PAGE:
Saudi Arabia hires lawyers to press wages claims

21 August 2016

Most financially distressed contractors have started clearing wages of stranded workers, with the exception of Saudi Oger

Saudi Arabia’s government has hired lawyers to pursue the wages claims of the stranded foreign workers through the kingdom’s labour dispute system, according to Labour Minister Mufrej al-Haqabani.

Several financially distressed construction companies, including the country’s biggest contractor by turnover, Saudi Binladin Group (SBG), have now started paying overdue wages, Al-Haqabani said, adding that the executives of the firm have promised him payments would be cleared before the end of September.

Saudi Oger is the only major contracting firm that is still broadly withholding payments.

“Saudi Oger – now we’ll take it to the courts. Now we are responsible for that. We’ve hired lawyers,” local daily Arab News cited the minister as saying. “As the ministry, we will go through the labour dispute courts to go after Saudi Oger and to collect the claims.”

He reiterated that the troubles at Saudi Oger were not reflective of the condition of the kingdom’s overall labour market and employment situation of foreign workers, most of whom have chosen to remain in the country.

“This is a small segment… of the labour market,” Al-Haqabani said. ”We have more than 10 million expatriates working happily here in the country.”

However, despite government assurances, some of the labourers are staying put at the camps awaiting their final settlement as they fear they may lose it if the exit the country, the newspaper reported.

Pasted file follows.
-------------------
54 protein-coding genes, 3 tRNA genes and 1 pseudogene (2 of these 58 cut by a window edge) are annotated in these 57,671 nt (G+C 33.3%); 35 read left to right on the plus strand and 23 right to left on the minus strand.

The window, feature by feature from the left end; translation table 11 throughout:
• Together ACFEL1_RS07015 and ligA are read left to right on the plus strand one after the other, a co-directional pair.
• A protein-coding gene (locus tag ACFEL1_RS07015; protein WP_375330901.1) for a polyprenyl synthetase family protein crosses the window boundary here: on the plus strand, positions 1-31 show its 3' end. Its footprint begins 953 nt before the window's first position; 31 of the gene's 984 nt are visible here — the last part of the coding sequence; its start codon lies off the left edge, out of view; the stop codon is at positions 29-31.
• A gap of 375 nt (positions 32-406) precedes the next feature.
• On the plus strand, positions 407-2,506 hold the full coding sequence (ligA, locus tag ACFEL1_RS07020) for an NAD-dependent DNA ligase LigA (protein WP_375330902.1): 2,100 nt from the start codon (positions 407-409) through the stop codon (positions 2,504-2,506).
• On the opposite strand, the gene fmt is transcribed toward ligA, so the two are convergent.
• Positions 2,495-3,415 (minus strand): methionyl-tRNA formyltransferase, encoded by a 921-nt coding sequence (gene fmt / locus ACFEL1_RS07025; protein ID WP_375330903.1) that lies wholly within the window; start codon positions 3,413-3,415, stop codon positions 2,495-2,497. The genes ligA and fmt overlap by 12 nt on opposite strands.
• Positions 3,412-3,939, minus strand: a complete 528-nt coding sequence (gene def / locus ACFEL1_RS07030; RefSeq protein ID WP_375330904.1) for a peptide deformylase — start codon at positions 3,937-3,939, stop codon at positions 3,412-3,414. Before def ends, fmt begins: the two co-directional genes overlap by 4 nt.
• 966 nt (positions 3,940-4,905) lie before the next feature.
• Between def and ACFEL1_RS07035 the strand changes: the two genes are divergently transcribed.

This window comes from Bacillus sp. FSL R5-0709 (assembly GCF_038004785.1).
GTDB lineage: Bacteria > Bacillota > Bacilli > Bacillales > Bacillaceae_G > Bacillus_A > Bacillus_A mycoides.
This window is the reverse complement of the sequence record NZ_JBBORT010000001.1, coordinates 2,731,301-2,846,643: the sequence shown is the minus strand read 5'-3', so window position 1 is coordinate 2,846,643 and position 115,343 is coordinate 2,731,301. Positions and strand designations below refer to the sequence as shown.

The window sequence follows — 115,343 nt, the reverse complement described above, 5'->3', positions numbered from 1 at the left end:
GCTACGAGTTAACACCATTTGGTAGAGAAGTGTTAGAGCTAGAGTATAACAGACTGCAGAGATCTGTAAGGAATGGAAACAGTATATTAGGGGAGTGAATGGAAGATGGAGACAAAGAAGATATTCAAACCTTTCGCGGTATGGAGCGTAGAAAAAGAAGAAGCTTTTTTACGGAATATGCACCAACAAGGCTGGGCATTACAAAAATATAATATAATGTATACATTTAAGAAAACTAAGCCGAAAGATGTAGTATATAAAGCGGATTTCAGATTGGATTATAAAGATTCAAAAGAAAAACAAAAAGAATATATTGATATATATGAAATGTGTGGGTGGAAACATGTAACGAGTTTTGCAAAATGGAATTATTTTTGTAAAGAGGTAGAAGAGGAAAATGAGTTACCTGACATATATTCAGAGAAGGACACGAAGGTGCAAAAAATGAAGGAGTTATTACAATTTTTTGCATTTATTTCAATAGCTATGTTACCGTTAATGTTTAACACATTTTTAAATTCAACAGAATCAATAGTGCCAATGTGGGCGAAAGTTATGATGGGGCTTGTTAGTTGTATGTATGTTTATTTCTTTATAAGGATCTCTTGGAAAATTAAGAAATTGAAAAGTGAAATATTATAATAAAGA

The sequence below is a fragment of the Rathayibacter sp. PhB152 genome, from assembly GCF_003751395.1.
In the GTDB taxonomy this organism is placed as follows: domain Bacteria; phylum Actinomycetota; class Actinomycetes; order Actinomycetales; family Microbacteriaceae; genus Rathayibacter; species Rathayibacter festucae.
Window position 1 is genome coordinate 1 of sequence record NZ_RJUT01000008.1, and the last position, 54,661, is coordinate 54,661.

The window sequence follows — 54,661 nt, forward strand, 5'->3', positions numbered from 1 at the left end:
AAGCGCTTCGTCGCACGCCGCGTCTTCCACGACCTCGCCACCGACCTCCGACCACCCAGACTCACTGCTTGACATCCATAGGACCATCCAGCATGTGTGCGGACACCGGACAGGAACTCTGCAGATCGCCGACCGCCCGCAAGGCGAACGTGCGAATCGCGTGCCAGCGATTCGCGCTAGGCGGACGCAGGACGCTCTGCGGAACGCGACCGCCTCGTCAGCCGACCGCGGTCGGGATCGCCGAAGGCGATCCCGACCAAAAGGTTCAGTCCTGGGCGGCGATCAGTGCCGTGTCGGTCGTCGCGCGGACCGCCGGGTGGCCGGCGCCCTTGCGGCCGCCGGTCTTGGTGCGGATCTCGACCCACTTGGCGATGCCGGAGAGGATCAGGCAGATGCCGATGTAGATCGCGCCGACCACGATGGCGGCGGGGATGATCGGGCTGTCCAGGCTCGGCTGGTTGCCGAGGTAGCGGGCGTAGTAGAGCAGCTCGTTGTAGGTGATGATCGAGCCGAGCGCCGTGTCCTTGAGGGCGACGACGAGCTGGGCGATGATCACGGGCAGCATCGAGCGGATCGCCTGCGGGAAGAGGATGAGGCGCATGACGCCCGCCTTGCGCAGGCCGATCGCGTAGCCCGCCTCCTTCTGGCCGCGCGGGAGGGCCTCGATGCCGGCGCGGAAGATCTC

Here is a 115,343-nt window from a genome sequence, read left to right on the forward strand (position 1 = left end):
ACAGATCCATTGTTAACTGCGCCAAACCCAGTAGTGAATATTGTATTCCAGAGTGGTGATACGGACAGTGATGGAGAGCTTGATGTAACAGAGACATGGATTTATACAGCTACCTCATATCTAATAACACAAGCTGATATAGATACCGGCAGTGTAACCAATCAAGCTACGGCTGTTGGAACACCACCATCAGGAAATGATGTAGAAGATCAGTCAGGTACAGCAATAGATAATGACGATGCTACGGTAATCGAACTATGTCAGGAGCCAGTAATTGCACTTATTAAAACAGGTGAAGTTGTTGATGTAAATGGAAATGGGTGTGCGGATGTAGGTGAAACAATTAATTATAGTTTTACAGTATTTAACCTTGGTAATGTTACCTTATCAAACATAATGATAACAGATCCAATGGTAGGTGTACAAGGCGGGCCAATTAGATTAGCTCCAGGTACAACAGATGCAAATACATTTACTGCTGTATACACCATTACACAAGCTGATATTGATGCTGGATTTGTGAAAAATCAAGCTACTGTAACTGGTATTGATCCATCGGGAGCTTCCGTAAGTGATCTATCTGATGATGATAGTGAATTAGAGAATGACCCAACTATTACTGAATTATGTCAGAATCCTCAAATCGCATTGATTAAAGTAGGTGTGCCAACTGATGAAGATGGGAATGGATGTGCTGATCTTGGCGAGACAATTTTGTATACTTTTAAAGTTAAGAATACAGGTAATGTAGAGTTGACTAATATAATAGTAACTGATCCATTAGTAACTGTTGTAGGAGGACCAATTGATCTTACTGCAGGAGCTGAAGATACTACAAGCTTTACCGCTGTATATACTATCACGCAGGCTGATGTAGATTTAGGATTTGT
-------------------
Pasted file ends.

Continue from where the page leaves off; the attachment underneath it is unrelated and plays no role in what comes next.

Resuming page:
The Labour Ministry, along with embassies of different countries, are taking care of basic services at some of the camps.

King Salman bin Abdulaziz al-Saud has set aside SR100m ($26.7m) to help the stranded workers, mostly from Pakistan, India, the Philippines and Bangladesh.

The decline in oil prices has severely affected Saudi Arabia’s construction market. There were $4.5bn of contract awards in the kingdom during the first half of this year, down 77 per cent on the $19.9bn awarded in the first half of 2015.

Many contractors in the kingdom have faced financial difficulties amid payment delays, which has resulted in the laying off of thousands of employees. SBG has laid off about 70,000 of its 200,000 workers, and local media are suggesting Saudi Oger has let go of up to 30,000 employees.

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